Published on: October 29, 2013 /
Halloween isn’t over yet, there is still time to make something cool for Halloween. Here’s a few to inspire you.
First up is Halloween Prank. While not a completed project, this is a good base for Arduino powered scare tactics! The build uses an Arduino, an Ultrasonic distance sensor, and a servo. By detecting ‘someone coming to your door’ possibly, the servo is triggered. In Jacob’s build the plan is to drop a bunch of spiders on people walking up. That sounds like fun. You could also make it actuate something to jump out at your unsuspecting victims.
Source code for Halloween Prank is available here on GitHub. There are more pictures and a test video on Jacob’s site.
Published on: October 24, 2013 /
OpenSCAD is pretty popular amongst the 3D Printering community. You can design your 3D modles using a meta language that describes what you are trying to build. Frustrated with some of the methodoligies that OpenSCAD implements, Bluebie created Oozby.
While I can’t say that I’m much of a Ruby person, I’d much rather prefer using Python variants like SolidPython or pySCAD I can appreciate the goal to make technology more accessible to other people with different backgrounds.
Check out more on the Oozby site, and the source code on Github.
Published on: October 23, 2013 /
Although it’s not a new concept, you can’t deny that it is awesome. The Keerbot is a wall drawing robot. By hanging on 2 known-length strings, the Keerbot uses stepper motors to shift from left and right, and move up and down by contracting and letting out string on either side. While moving a pen/marker/drawing aid makes lines of art.
In some of the demos I see the guys working on getting a spray paint fixture to work. That could be more interesting than just dragging a marker. Currently the guys are using vector art, and known CNC utils to generate g-code. Very similar to how one would do laser cutting/CNC/and 3D printing.
Check out a few more pics and video after the break. Also make sure to check out the full lineup of videos and details on keerbot.com.
Published on: October 22, 2013 /
Everyone usually agrees that home made gifts are usually more heart felt. So instead of buying a gift, Christian decided to make one for a friend. Not too far from a musical birthday card, the Birthday Box, will present a message to the receiver on an LCD screen, and sing the song happy birthday.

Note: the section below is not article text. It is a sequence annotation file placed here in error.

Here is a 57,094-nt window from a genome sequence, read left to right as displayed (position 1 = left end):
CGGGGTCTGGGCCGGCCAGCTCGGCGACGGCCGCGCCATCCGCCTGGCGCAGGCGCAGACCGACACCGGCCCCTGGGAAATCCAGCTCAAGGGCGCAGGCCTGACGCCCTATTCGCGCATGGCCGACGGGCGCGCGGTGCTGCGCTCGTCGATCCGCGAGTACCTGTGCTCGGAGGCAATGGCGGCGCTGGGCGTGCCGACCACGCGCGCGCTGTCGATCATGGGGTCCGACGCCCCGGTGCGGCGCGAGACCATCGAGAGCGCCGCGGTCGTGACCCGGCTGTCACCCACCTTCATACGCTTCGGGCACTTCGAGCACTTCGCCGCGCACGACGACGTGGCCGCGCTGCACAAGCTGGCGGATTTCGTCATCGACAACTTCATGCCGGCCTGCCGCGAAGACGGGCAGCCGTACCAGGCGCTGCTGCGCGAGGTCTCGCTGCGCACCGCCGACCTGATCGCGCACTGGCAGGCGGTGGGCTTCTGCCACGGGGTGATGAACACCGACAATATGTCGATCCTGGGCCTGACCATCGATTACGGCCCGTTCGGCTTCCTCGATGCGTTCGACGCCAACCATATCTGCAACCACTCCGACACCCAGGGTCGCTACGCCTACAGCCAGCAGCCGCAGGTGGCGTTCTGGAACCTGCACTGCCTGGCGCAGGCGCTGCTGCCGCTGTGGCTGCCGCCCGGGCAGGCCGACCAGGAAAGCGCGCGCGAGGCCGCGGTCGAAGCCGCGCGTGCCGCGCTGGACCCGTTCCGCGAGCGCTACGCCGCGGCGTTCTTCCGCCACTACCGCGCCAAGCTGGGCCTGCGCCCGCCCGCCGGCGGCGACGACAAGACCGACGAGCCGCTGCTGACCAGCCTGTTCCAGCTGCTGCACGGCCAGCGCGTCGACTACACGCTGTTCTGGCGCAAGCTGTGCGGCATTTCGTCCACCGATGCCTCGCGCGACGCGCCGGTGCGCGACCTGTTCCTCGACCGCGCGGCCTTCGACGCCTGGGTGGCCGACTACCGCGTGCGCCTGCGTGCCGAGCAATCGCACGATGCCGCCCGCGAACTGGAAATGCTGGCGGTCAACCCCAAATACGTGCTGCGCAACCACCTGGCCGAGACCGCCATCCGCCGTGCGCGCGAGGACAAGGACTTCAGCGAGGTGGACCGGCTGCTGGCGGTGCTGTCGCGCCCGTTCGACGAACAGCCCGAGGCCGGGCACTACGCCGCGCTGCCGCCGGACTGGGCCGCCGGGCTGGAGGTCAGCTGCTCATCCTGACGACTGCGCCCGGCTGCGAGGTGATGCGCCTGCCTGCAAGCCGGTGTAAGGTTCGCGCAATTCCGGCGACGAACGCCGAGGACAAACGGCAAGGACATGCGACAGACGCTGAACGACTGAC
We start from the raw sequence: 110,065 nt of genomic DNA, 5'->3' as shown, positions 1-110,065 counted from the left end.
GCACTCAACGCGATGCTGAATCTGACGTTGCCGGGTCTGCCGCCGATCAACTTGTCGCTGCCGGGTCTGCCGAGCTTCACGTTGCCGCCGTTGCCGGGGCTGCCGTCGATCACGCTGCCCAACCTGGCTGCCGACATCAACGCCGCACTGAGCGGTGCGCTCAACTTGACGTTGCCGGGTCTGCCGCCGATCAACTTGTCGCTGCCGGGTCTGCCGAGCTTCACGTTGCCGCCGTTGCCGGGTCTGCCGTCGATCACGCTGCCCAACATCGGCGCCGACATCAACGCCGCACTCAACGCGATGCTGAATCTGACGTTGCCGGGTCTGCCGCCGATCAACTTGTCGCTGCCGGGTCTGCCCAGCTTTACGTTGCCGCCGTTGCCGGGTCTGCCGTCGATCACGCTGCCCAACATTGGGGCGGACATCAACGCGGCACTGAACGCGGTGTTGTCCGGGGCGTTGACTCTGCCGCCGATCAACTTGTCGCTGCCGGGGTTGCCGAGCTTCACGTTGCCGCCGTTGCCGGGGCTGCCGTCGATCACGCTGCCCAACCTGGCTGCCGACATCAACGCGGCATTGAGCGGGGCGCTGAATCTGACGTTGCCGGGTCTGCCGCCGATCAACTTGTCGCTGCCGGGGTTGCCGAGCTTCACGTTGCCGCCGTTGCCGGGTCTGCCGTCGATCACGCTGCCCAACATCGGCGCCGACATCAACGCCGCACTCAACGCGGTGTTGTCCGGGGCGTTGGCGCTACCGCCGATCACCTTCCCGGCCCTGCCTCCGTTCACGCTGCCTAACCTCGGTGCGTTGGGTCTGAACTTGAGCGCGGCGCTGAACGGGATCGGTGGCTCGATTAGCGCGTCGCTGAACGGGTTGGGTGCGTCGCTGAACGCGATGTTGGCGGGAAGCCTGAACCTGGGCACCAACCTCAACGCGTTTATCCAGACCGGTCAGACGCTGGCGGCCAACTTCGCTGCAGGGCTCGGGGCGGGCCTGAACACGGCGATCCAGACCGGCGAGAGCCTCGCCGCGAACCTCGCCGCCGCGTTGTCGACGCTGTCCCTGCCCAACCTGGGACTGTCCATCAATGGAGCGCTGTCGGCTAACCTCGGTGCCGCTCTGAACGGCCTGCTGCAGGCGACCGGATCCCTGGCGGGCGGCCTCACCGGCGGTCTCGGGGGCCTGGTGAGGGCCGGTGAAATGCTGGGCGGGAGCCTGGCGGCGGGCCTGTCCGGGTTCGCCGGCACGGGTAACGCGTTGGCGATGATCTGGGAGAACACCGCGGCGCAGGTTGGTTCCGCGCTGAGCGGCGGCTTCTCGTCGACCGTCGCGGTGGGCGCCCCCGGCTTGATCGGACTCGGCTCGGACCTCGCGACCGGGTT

The Happy Birthday Box uses a piezo buzzer for a speaker generated by an Arduino. The text message is displayed on a standard 16×2 LCD screen, and powered by a battery pack. There is a small roller switch as well, I assume everything turns on / off when you open and close the box but it wasn’t specifically stated as the functionality.
Keep this project bookmarked, and add a few LEDs for that valentine of yours.
Check out a quick video after the break; Source code and more pictures on Christian’s blog.
Published on: October 21, 2013 /
Looking for something fun to do this Halloween? How about scaring the crap out of people everywhere. Alton Porter has a pretty good setup for this. It looks like adding a lightweight skull (either wire-frame or Styrofoam), some LED eyes, and some tattered cloth. Just make sure you don’t interfere with the blades, nobody wants you to crash your quad!
This would be amazingly cool with a swarm of small drones. Great idea.
Published on: October 17, 2013 /
Found this one while looking around for more Halloween inspired hacks. Hari picked up a bunch of rubber rats at the dollar store and decided to make a Halloween project out of it.
A Raspberry Pi connected to a Pi Cobbler breakout board, and a 16 channel i2c PWM servo controller puppet an array of rubber rats. Everything is powered by a pair of hobby LiPo batteries and 5v regulators. The rats eyes were swapped out for some bright red LED’s giving a pretty authentic haunted house look.
There’s still time to put something like this together before Halloween!
Published on: October 15, 2013 /
When you think of emulators, you probably think of old video game emulators. Well think further back to a text based gaming society like Zork. Before GUI’s were established most computing was done via serial terminals. And this project pays homage to that time. The DECbox emulates a variety of vintage terminals, wrapped in a sexy vintage enclosure.
The brains of the DECbox runs off of a beagle bone with a special cape to break out all of the UARTs the processor has into serial ports. On the software side its running multiple versions of SimH from the The Computer History Simulation Project.
If you are into retro computing, this is a really awesome project. Collecting numerous vintage terminals can take up a lot of space, and a lot of that old hardware is broken now. It’s great to see the project rebirth the feel of the vintage terminal for history preservation.
DECbox project link here, more info about the software install here.